White Noise Review: A Doomsday Drama

Following the structure of the book, “White noise” is divided into three sections. Part 1, “Waves and Radiation,” introduces the characters and elicits big laughs by satirizing the academic world. Jack doesn’t look like a Nazi, but he also doesn’t look like a serious traditional Holocaust or World War II historian; Hitler, it seems, is a subject he approaches as a cult of personality and as a sublimation of his own anxieties. When a student asks a question about a particular assassination plot, he rants about how “all plots end in death.”

Godwin’s Law appears in the silliest of contexts, with Jack strongly associated with his subject matter. Murray wants to start a field of “Elvis studies” that he can claim as his own in the same way that Jack has done with the Führer; “Elvis is my Hitler,” he says. In one of the film’s most striking scenes, Murray and Jack give lectures about Elvis and Hitler, with Jack essentially winning the battle by emphasizing the latter’s “rock star” quality. Cheadle is utterly hilarious as a professor for whom everything is a beautiful abstraction, while Driver is able to echo the displays of fascist power amid personal helplessness that made his performance as Kylo Ren so memorably intimidating.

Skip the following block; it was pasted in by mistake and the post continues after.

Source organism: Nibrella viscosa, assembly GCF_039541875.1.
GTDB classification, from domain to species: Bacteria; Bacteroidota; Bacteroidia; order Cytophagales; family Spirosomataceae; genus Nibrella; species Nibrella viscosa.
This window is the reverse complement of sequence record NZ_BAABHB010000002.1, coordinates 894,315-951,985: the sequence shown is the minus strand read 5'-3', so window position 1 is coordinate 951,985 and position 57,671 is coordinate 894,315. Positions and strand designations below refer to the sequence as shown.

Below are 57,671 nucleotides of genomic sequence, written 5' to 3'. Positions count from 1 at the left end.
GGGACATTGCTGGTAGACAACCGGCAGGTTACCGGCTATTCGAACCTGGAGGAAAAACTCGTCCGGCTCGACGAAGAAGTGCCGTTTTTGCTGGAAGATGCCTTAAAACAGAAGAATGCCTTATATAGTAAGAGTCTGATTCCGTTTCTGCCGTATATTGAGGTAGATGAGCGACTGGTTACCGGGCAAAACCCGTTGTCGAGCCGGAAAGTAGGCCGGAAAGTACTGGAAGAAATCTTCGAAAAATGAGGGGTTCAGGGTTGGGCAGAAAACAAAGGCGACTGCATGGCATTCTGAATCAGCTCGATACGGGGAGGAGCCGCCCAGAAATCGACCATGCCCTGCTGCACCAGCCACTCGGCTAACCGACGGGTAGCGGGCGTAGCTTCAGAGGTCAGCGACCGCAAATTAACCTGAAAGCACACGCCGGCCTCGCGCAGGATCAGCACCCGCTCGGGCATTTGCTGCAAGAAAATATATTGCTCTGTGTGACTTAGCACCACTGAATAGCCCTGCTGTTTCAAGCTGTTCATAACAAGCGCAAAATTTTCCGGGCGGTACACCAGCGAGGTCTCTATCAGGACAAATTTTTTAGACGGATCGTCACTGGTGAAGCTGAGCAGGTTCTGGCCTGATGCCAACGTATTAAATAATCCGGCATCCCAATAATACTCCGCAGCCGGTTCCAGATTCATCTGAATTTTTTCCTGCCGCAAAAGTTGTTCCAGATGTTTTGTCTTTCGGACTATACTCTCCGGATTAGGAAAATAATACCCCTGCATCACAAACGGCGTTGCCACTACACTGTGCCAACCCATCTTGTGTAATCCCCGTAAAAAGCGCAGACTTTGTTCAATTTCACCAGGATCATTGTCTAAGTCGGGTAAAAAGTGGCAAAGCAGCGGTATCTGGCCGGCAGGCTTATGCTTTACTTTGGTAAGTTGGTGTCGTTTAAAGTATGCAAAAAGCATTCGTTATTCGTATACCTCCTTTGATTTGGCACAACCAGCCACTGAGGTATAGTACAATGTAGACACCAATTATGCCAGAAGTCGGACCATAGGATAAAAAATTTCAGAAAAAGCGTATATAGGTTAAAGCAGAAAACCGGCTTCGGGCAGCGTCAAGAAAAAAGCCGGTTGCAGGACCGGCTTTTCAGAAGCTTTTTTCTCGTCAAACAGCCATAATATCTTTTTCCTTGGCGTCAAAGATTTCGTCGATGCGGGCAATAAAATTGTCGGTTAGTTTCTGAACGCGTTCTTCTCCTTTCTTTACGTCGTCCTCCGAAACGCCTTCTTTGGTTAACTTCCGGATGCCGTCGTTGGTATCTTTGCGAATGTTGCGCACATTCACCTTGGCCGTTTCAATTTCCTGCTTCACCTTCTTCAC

Jack has convinced himself that nothing truly disastrous can happen to someone as privileged as himself and his family, so he’s unprepared for when his children start noticing the warning signs of a chemical waste accident. Part 2 of the film, “The Airborne Toxic Event,” takes the Gladney family straight into a disaster movie, and the fears of death range from neurotic and abstract to very real. This footage feels like one of the main reasons “White Noise” was made into a movie in 2022 – all the conflicting government instructions and general confusion about just how bad this disaster can be will certainly evoke memories of the early months of 2020.

With its car chases, CGI storms, and large crowds, this middle section is presumably where most of the film’s budget went, which is said to have exceeded $100 million. The spectacle is a relatively small part of the film, but it is handled effectively. Baumbach is no Spielberg, but he manages a good enough stylistic approximation to keep the action engaging while also fulfilling the film’s more provocative satirical goals.

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